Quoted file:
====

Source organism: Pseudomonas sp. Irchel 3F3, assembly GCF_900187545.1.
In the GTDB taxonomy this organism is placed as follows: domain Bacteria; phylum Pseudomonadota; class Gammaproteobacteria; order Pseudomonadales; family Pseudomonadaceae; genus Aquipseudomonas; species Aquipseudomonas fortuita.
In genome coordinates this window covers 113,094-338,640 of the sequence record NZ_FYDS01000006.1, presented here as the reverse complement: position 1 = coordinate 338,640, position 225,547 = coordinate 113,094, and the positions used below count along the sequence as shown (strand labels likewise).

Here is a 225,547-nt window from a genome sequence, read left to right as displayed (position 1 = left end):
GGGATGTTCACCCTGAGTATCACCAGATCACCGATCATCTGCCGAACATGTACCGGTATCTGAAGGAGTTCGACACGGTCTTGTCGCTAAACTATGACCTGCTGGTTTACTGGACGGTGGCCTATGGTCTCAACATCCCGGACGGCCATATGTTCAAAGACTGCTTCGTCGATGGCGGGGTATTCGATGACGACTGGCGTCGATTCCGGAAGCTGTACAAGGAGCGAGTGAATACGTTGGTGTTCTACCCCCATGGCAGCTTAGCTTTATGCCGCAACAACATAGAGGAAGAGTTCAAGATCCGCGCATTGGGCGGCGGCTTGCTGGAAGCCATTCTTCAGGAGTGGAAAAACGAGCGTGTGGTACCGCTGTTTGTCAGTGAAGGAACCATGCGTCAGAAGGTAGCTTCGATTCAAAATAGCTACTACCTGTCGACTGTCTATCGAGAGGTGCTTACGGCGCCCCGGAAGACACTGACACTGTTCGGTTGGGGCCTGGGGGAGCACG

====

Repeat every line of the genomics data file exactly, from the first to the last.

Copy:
Source organism: Pseudomonas sp. Irchel 3F3, assembly GCF_900187545.1.
In the GTDB taxonomy this organism is placed as follows: domain Bacteria; phylum Pseudomonadota; class Gammaproteobacteria; order Pseudomonadales; family Pseudomonadaceae; genus Aquipseudomonas; species Aquipseudomonas fortuita.
In genome coordinates this window covers 113,094-338,640 of the sequence record NZ_FYDS01000006.1, presented here as the reverse complement: position 1 = coordinate 338,640, position 225,547 = coordinate 113,094, and the positions used below count along the sequence as shown (strand labels likewise).

Here is a 225,547-nt window from a genome sequence, read left to right as displayed (position 1 = left end):
GGGATGTTCACCCTGAGTATCACCAGATCACCGATCATCTGCCGAACATGTACCGGTATCTGAAGGAGTTCGACACGGTCTTGTCGCTAAACTATGACCTGCTGGTTTACTGGACGGTGGCCTATGGTCTCAACATCCCGGACGGCCATATGTTCAAAGACTGCTTCGTCGATGGCGGGGTATTCGATGACGACTGGCGTCGATTCCGGAAGCTGTACAAGGAGCGAGTGAATACGTTGGTGTTCTACCCCCATGGCAGCTTAGCTTTATGCCGCAACAACATAGAGGAAGAGTTCAAGATCCGCGCATTGGGCGGCGGCTTGCTGGAAGCCATTCTTCAGGAGTGGAAAAACGAGCGTGTGGTACCGCTGTTTGTCAGTGAAGGAACCATGCGTCAGAAGGTAGCTTCGATTCAAAATAGCTACTACCTGTCGACTGTCTATCGAGAGGTGCTTACGGCGCCCCGGAAGACACTGACACTGTTCGGTTGGGGCCTGGGGGAGCACG